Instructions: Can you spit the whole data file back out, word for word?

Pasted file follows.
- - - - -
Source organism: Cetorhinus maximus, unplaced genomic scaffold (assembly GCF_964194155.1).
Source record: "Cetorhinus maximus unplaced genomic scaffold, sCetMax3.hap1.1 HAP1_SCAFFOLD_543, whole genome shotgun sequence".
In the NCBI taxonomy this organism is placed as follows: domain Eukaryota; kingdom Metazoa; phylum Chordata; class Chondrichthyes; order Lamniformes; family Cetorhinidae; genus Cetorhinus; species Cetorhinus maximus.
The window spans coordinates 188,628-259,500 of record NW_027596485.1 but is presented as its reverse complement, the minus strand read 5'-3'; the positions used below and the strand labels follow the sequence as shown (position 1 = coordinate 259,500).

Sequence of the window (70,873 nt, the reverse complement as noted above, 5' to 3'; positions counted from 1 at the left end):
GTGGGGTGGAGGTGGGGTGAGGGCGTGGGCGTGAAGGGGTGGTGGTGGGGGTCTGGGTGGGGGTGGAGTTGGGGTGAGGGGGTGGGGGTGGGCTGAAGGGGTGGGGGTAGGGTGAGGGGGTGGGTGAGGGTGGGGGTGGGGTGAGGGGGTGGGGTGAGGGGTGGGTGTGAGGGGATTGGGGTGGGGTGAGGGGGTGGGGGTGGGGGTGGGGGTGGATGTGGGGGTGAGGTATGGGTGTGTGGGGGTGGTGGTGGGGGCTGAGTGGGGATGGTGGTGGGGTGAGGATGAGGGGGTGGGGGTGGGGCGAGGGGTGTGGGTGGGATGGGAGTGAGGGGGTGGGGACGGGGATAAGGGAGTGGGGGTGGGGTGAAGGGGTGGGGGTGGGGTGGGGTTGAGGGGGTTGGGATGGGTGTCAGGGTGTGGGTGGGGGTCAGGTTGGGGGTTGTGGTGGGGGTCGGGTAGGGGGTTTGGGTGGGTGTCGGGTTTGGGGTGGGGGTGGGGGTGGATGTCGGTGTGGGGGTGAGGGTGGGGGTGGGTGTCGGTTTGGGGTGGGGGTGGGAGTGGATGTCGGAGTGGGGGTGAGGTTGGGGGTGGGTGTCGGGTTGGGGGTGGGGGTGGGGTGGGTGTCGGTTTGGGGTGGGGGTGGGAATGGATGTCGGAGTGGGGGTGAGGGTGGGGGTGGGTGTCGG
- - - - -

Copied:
Source organism: Cetorhinus maximus, unplaced genomic scaffold (assembly GCF_964194155.1).
Source record: "Cetorhinus maximus unplaced genomic scaffold, sCetMax3.hap1.1 HAP1_SCAFFOLD_543, whole genome shotgun sequence".
In the NCBI taxonomy this organism is placed as follows: domain Eukaryota; kingdom Metazoa; phylum Chordata; class Chondrichthyes; order Lamniformes; family Cetorhinidae; genus Cetorhinus; species Cetorhinus maximus.
The window spans coordinates 188,628-259,500 of record NW_027596485.1 but is presented as its reverse complement, the minus strand read 5'-3'; the positions used below and the strand labels follow the sequence as shown (position 1 = coordinate 259,500).

Sequence of the window (70,873 nt, the reverse complement as noted above, 5' to 3'; positions counted from 1 at the left end):
GTGGGGTGGAGGTGGGGTGAGGGCGTGGGCGTGAAGGGGTGGTGGTGGGGGTCTGGGTGGGGGTGGAGTTGGGGTGAGGGGGTGGGGGTGGGCTGAAGGGGTGGGGGTAGGGTGAGGGGGTGGGTGAGGGTGGGGGTGGGGTGAGGGGGTGGGGTGAGGGGTGGGTGTGAGGGGATTGGGGTGGGGTGAGGGGGTGGGGGTGGGGGTGGGGGTGGATGTGGGGGTGAGGTATGGGTGTGTGGGGGTGGTGGTGGGGGCTGAGTGGGGATGGTGGTGGGGTGAGGATGAGGGGGTGGGGGTGGGGCGAGGGGTGTGGGTGGGATGGGAGTGAGGGGGTGGGGACGGGGATAAGGGAGTGGGGGTGGGGTGAAGGGGTGGGGGTGGGGTGGGGTTGAGGGGGTTGGGATGGGTGTCAGGGTGTGGGTGGGGGTCAGGTTGGGGGTTGTGGTGGGGGTCGGGTAGGGGGTTTGGGTGGGTGTCGGGTTTGGGGTGGGGGTGGGGGTGGATGTCGGTGTGGGGGTGAGGGTGGGGGTGGGTGTCGGTTTGGGGTGGGGGTGGGAGTGGATGTCGGAGTGGGGGTGAGGTTGGGGGTGGGTGTCGGGTTGGGGGTGGGGGTGGGGTGGGTGTCGGTTTGGGGTGGGGGTGGGAATGGATGTCGGAGTGGGGGTGAGGGTGGGGGTGGGTGTCGG